IVORY TRADE: THE VIOLENCE

I felt a sickening sadness as a breeze wafted the pungent decay of two rotting elephant corpses in my direction. In this beautiful Kenyan savannah there had been a terrible act of violence and somewhere nearby I knew we were going to witness the evidence. The wind played with us for a while, sending us in circles, but inevitably, behind acacia the terrible scene revealed the source of this stench. As a professional photographer I saw the horizon, the landscape, the dark blood, the corpses lined up; but I was haunted by emptiness, a feeling of loss. Elephants poached in Tsavo, Kenya 1988 © Dave Currey/EIA The killing of wild elephants for their tusks is above all, to me, an act of violence.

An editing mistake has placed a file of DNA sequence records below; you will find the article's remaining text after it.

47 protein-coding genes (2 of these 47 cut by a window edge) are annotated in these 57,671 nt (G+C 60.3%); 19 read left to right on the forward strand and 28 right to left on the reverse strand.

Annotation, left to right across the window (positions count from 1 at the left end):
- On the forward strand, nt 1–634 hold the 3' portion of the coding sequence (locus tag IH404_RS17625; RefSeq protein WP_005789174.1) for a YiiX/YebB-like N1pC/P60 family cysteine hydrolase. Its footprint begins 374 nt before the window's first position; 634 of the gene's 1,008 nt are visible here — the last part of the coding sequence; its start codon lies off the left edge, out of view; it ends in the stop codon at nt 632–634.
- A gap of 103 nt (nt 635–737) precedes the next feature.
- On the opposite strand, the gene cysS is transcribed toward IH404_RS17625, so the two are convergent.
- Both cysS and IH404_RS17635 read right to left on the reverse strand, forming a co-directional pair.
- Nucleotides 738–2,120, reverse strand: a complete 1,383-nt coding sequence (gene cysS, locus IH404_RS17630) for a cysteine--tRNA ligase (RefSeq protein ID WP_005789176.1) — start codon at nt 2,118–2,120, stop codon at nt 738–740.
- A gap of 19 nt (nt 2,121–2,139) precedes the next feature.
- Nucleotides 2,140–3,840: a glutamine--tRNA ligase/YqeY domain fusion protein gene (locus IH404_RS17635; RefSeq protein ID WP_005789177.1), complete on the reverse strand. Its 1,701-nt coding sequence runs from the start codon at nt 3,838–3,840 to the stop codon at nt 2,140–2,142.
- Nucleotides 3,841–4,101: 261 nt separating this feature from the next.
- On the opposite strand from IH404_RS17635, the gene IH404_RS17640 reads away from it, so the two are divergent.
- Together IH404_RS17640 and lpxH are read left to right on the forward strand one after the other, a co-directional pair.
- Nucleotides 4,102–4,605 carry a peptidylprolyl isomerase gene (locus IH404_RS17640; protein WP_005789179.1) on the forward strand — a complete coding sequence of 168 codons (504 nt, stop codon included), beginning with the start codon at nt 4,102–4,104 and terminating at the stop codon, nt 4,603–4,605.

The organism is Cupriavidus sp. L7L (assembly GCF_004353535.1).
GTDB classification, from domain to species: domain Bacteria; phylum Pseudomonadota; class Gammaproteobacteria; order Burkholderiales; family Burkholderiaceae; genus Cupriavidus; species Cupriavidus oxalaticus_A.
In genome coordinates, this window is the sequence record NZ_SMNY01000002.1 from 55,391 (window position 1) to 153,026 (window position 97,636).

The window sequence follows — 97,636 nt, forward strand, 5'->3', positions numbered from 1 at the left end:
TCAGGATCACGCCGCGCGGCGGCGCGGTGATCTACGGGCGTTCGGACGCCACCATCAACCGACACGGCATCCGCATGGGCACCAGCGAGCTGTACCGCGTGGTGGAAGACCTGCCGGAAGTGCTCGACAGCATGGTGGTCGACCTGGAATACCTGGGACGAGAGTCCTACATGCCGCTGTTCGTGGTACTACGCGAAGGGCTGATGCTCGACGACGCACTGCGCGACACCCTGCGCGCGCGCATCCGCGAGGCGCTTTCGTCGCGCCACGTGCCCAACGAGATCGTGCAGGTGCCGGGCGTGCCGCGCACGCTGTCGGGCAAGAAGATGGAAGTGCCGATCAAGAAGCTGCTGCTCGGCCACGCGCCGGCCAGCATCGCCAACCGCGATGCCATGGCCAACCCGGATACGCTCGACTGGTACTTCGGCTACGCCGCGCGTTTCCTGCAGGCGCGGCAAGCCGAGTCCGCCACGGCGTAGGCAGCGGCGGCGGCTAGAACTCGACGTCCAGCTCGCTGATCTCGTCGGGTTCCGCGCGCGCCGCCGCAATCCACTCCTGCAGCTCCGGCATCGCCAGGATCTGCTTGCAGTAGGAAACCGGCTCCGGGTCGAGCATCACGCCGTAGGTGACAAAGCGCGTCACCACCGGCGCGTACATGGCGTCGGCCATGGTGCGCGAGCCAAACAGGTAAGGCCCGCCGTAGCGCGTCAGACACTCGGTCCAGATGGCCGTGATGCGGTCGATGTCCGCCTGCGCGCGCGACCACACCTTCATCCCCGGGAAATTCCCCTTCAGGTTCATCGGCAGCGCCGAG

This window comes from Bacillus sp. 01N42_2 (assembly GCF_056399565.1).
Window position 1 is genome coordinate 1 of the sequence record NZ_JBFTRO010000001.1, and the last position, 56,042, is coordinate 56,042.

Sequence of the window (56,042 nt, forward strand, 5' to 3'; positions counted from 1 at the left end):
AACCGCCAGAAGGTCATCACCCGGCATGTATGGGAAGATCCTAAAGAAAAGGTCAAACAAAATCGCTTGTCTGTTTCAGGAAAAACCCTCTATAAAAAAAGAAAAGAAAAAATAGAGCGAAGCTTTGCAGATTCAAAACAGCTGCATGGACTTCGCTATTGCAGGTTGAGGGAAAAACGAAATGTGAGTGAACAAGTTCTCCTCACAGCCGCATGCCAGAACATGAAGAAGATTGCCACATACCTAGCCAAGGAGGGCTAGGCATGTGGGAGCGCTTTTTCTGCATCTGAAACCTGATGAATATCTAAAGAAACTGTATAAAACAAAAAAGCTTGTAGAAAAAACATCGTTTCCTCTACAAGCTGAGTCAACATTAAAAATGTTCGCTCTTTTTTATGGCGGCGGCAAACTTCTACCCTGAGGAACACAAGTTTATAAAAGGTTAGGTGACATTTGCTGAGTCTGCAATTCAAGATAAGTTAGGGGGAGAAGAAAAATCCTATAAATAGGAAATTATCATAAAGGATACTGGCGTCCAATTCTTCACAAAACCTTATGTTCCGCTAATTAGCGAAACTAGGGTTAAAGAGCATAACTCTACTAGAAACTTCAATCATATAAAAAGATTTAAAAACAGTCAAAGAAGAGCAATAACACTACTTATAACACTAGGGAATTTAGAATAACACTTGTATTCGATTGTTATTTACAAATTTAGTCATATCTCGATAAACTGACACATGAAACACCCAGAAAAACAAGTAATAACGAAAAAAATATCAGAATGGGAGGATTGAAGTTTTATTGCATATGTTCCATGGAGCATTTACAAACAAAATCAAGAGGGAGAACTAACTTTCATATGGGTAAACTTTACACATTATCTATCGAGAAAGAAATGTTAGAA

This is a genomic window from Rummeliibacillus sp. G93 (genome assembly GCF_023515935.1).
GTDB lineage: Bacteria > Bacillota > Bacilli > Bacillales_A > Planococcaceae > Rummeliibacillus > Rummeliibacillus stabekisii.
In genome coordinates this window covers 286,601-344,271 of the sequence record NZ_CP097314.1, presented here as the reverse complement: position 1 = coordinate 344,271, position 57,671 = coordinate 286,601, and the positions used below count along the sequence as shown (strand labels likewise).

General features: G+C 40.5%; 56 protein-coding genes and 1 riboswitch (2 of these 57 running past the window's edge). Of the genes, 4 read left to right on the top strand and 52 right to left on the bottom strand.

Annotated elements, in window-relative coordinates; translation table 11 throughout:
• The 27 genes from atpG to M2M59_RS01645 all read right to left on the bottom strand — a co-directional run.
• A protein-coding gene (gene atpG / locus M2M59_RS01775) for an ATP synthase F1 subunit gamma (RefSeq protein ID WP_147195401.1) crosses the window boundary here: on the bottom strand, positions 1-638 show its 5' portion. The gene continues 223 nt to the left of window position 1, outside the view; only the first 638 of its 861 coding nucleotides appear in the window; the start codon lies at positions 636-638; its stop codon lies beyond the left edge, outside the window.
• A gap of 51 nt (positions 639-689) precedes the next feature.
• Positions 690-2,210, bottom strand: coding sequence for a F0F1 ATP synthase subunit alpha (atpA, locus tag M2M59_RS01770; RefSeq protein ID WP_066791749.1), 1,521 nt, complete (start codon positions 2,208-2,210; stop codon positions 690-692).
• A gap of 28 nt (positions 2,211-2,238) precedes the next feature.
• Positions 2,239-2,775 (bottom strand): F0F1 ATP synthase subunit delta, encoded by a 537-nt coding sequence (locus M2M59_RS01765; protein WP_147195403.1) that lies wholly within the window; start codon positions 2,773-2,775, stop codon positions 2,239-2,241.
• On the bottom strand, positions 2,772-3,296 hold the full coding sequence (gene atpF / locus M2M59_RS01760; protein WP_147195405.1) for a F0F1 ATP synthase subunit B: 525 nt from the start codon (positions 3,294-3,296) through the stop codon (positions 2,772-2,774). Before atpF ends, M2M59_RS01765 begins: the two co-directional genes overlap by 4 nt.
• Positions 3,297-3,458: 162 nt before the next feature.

DOES WWF STILL BACK IVORY TRADE?

You might be surprised by this question but I can’t find any WWF ivory trade policy on their colourful websites although they have plenty to say about the “illegal” ivory trade. Don’t be fooled by the word “illegal” – few would ever admit to liking illegal activity – it’s not really a policy at all. It’s like us not supporting “illegal” killings – murder in most of our thoughts. So why do I question WWF’s ivory policy? If you’re horrified by the current killing of 30,000 elephants annually, confused or a supporter of WWF – read on. Elephant with calf, Tarangire, Tanzania © Dave Currey In a smoke filled bar near London’s Piccadilly Circus I met with John Hanks, WWF International's Head of A

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